What I have said here about the relation of mankind to the Mystery of Golgotha is drawn from the science of Initiation. If in this way something has been given out of supersensible knowledge, the question may well be asked: How does it appear when compared with the facts of external historical life? Hence at the beginning of this lecture to-day I want to put forward, as a particularly characteristic case—at first only as a question which should receive an answer by the end of our studies to-day—a typical ecclesiastical author of the second century. I might just as well—but then naturally I should have to give the whole treatment a different form—choose some other writer of the Church, Clement of Alexandria, Origen, or any other. But I am choosing one who is often mentioned—Tertullian. With regard to the personality of Tertullian I should like to ask how the external course of Christian life is related to the supersensible facts of which I was speaking yesterday, and have repeated in essence to-day.

Tertullian is a very remarkable personality. Anyone who hears the ordinary things said about Tertullian—well, he will hardly get beyond the knowledge of Tertullian that is generally current. He is said to have been the man who justified belief in the being of Christ, in the sacrificial death and the resurrection, by saying, Credo quia absurdum est—“I believe because it is absurd,” because no light is thrown upon all this by human reason. The words, Credo quia absurdum est, are not to be found in any of the other Fathers of the Church; they are pure invention, but they are the source of the later opinion about Tertullian that has been held, often dogmatically, right up to the present day.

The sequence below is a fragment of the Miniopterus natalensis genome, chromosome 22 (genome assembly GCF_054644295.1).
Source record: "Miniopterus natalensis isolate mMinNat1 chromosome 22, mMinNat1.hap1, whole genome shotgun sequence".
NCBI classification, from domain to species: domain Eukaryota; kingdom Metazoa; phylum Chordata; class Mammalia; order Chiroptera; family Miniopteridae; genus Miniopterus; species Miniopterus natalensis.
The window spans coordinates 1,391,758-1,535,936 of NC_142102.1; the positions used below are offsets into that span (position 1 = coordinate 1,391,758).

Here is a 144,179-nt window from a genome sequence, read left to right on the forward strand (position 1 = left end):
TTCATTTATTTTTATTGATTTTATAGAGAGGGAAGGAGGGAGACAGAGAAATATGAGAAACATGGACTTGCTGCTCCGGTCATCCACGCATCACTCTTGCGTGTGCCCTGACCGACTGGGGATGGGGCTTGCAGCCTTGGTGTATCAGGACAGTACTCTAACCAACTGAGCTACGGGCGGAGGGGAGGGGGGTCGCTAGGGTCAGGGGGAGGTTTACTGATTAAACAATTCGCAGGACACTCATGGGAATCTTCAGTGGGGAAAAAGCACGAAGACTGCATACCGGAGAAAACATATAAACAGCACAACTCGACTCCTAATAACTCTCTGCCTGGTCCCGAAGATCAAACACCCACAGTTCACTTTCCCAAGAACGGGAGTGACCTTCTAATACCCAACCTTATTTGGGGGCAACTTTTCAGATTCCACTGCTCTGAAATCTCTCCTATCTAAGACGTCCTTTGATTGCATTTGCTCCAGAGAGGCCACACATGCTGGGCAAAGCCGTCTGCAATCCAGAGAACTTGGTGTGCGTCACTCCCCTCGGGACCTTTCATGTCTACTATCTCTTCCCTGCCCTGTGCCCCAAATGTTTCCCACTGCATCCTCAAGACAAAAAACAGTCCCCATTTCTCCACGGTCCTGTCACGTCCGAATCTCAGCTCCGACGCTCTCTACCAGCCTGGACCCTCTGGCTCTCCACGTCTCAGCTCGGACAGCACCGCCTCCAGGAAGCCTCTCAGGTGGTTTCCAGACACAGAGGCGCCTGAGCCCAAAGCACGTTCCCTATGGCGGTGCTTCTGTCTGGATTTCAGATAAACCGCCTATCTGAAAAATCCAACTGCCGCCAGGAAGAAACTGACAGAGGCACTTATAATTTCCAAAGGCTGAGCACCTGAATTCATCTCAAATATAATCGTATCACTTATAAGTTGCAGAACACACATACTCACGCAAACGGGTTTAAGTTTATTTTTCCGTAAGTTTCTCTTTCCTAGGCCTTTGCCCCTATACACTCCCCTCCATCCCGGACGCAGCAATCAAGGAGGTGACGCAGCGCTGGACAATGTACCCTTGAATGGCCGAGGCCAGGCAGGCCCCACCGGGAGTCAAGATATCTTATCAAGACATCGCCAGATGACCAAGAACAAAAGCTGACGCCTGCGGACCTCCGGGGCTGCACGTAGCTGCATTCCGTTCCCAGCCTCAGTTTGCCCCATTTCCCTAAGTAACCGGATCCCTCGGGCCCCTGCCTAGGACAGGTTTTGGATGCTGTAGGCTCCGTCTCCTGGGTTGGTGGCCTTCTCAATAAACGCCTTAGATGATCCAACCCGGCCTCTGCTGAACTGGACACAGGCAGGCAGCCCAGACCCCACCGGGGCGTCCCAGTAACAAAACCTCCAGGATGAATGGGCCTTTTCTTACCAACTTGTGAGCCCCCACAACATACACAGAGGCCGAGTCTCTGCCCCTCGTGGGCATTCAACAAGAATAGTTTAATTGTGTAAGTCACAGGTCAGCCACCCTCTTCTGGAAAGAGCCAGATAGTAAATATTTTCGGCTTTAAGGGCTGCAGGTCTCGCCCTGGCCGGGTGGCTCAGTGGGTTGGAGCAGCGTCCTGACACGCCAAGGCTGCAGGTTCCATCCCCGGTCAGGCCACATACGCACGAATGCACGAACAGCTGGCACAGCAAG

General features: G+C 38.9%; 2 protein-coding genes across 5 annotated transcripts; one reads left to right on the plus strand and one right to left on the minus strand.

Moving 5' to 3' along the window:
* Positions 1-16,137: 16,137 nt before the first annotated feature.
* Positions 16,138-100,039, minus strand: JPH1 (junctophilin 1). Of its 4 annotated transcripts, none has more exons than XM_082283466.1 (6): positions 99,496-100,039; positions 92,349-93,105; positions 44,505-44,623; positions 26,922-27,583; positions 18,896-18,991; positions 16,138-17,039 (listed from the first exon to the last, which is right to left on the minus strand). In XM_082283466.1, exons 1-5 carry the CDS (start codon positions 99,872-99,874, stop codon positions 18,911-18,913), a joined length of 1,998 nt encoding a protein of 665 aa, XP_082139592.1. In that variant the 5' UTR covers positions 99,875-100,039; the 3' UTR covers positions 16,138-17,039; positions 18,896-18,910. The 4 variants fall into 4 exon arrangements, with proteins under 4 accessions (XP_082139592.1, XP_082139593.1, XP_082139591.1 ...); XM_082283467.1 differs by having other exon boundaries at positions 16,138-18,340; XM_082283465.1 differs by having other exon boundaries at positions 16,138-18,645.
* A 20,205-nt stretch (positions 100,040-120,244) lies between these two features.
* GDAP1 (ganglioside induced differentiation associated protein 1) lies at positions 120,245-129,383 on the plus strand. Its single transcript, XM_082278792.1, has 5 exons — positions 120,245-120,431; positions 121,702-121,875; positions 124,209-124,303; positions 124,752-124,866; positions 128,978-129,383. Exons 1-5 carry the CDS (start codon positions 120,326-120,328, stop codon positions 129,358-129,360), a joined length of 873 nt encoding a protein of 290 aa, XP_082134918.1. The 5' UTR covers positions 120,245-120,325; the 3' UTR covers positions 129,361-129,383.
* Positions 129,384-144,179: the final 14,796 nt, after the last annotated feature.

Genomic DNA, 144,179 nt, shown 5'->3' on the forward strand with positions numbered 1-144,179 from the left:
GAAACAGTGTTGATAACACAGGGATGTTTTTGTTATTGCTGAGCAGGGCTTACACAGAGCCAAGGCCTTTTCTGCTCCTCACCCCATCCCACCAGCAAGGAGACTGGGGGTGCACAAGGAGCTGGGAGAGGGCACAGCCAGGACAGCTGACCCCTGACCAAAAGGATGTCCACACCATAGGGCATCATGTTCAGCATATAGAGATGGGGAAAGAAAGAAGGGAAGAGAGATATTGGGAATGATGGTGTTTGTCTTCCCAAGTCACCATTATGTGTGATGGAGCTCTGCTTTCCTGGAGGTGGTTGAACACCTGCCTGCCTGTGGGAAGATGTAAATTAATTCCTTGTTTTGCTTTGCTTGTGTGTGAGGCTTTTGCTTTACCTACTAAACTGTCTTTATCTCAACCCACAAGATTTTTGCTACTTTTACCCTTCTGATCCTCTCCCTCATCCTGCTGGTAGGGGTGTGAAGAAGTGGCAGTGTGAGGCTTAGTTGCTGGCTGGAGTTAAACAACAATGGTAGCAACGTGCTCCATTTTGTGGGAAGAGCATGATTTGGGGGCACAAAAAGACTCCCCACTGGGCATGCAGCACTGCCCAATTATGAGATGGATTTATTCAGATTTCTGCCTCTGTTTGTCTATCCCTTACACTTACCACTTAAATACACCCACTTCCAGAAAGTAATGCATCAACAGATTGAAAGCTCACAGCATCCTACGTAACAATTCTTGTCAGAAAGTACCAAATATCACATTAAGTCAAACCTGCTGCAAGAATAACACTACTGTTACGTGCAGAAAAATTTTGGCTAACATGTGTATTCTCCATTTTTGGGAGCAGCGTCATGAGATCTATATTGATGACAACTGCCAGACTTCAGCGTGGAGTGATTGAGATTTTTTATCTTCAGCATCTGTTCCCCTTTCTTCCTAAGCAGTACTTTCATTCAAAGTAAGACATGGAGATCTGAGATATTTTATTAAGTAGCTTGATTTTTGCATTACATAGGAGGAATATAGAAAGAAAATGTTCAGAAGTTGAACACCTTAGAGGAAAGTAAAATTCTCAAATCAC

When, on the other hand, we come to the real Tertullian—there is no need to be an actual follower of his—then the more exactly we get to know his personality, the more we respect this remarkable man. Above all we learn to respect Tertullian's use of the Latin language, the language which expresses the most abstract way of human thinking, and had come in other writers of his time to exemplify the thoroughly prosaic character of the Romans—Tertullian makes use of it with a true fieriness of spirit. Into his style of treatment he brings temperament, brings movement; he brings feeling and holy passion. Although he is a typical Roman who expresses himself as abstractly as any other Roman about what is often called reality—and although in the opinion of people versed in the Greek culture of that time he was not a particularly well educated man—he writes with impressiveness, with inner force, and in such a way that while using the abstract, Roman language, he became the creator of a Christian style. And the way in which Tertullian himself speaks is impressive enough. In a kind of apologia for the Christians he writes in such a way that one seems to be listening directly to the speech of a man in the grip of a holy passion.